(Photo via TheScore.com)
By Michael Wax
It’s the end of an era.
Last night, the Tampa Bay Lightning traded C Tyler Johnson and a 2023 2nd Round Pick to the Chicago Blackhawks in exchange for the contract of retired D Brent Seabrook.
Let’s focus on the return first, as Tyler Johnson deserves his moment. Brent Seabrook retired in March of this year, signifying the end of a long and storied career. By obtaining the rights to Seabrook, the Lightning will once again add be using their Long Term Injury Reserve (LTIR) space in the 2021-22 season. Seabrook’s deal will allow the Lightning to go $6.875 million over the cap once they place Seabrook on LTIR on the first day of the 2021-22 season.
Now, let's focus on Tyler.
I think it's fair to say that Tyler Johnson was the most polarizing figure on the 2020-21 Tampa Bay Lightning. His play was very sporadic throughout the year and raised questions about his desire to be in Tampa. But last season shouldn't be an indication of the tireless work that Johnson put in to become a superstar with the lightning in his early days. Originally undrafted, Tyler Johnson was signed by the Tampa Bay Lightning to an entry-level contract in March of 2011. In a perfectly right place, right time scenario, Johnson went to the Norfolk Admirals, who were coached by Jon Cooper. He flourished in his first season in the Lightning organization, winning the AHL Player of the Month in March and helping the Norfolk Admirals record a winning streak of 28 games, the longest such streak in professional hockey, while they captured the 2012 Calder Cup.
Johnson continued his success into the next season, the first with the Syracuse Crunch. Johnson led the entire AHL in goal scoring and was named AHL MVP despite missing the final month of the season. Johnson’s final month was spent with the Lightning, receiving the callup he’d been dreaming of. Wearing No. 63, Johnson made his debut on March 14 and proceeded to score his first NHL goal in the very next game, against the Hurricanes (Ondrej Palat also recorded his first goal in that same game, wearing No. 74). Johnson went on to score 6 points in 14 games, giving Lightning fans a glimpse of the undrafted rookie’s potential.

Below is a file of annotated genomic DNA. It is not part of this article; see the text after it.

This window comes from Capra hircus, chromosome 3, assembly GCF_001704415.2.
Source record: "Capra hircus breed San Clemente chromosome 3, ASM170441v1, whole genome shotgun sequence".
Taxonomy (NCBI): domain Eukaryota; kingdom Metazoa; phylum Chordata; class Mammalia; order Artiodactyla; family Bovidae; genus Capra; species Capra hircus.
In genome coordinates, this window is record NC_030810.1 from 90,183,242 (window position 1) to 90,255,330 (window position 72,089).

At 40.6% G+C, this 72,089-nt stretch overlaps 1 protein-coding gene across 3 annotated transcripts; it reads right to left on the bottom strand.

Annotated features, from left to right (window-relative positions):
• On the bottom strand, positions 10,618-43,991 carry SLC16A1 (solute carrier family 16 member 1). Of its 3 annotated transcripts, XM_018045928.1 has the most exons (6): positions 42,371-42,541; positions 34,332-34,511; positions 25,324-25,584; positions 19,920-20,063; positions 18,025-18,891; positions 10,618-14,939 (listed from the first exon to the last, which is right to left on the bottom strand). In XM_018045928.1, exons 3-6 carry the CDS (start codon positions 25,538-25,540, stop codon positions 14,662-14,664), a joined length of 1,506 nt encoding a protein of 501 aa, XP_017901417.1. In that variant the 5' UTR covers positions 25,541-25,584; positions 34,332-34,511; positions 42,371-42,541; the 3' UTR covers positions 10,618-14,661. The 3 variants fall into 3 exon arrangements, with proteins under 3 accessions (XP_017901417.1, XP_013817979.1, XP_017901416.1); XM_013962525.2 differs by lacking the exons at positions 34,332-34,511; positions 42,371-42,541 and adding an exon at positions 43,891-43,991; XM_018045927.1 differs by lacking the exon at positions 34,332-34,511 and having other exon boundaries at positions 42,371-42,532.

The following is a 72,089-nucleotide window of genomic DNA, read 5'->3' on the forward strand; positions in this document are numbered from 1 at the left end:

The next two years, Tyler Johnson would go on to destroy the competition, forming the “Triplets” line with Ondrej Palat and Nikita Kucherov, and becoming a lethal playoff performer in the 2015 run to the Stanley Cup Finals. He led the entire league in shorthanded goals during the 2013-14 season with five and lead the Lightning in points during the 2014-15 season with 72. Even with how good he was in the regular season of that year, Johnson turned it up exponentially in the 2014-15 playoffs. Johnson scored six goals in seven games against the Detroit Red Wings com a single-handedly saving the Lightning from a game four defeat by scoring two goals and assisting on another in the span of 7 minutes. He continued his dominance throughout the next two series, even breaking Brad Richards’ single-season goal record for the Lightning (which has since been passed by Brayden Point). Johnson was ready to be the focal point in leading the Lightning to the Stanley Cup when he broke his wrist in game two of the finals against the Chicago Blackhawks, limiting his effectiveness and virtually nerfing any chance that the Lightning had of winning the 2015 Stanley Cup.
Unfortunately for Johnson, his point production would never reach that same height as it did during the 2014-15 season. His playoff performances were still very effective, but the regular season showed a decline in both production and minutes. Even though he tied his own record for goals in a season during the 2018-19 season (29), his play seemed to be limited to goal scoring during the regular season and then completely evaporated during the 2019 playoffs.
Even with another poor regular season in a sub-optimal playoff, Johnson had some moments of promise during the 2020 Stanley Cup playoffs. Like he did as a rookie, he bought into the system that coach Cooper implemented to shut down the Stars in game six and get the lightning their second championship in franchise history.
Johnson was placed on waivers the day of 2020 free agency, in what many thought to be the final moments of Tyler Johnson in the Lightning organization. ultimately, even with being used as trade bait and being placed on waivers multiple times throughout the season, Johnson was passed on by every other team in the league and remained with the lightning. Another subpar regular season was followed by an extremely productive playoff, in which Johnson was a defensively responsible fourth-line center and scored two big goals in the Lightning’s game three win over the Canadiens in the Finals.
Johnson finishes his lightning career 7th all-time in games played, 5th in goals, 9th in assists, and 9th in points. TJ should always, and will always, be remembered as a Stanley Cup champion, and one of the best players in Lightning history.
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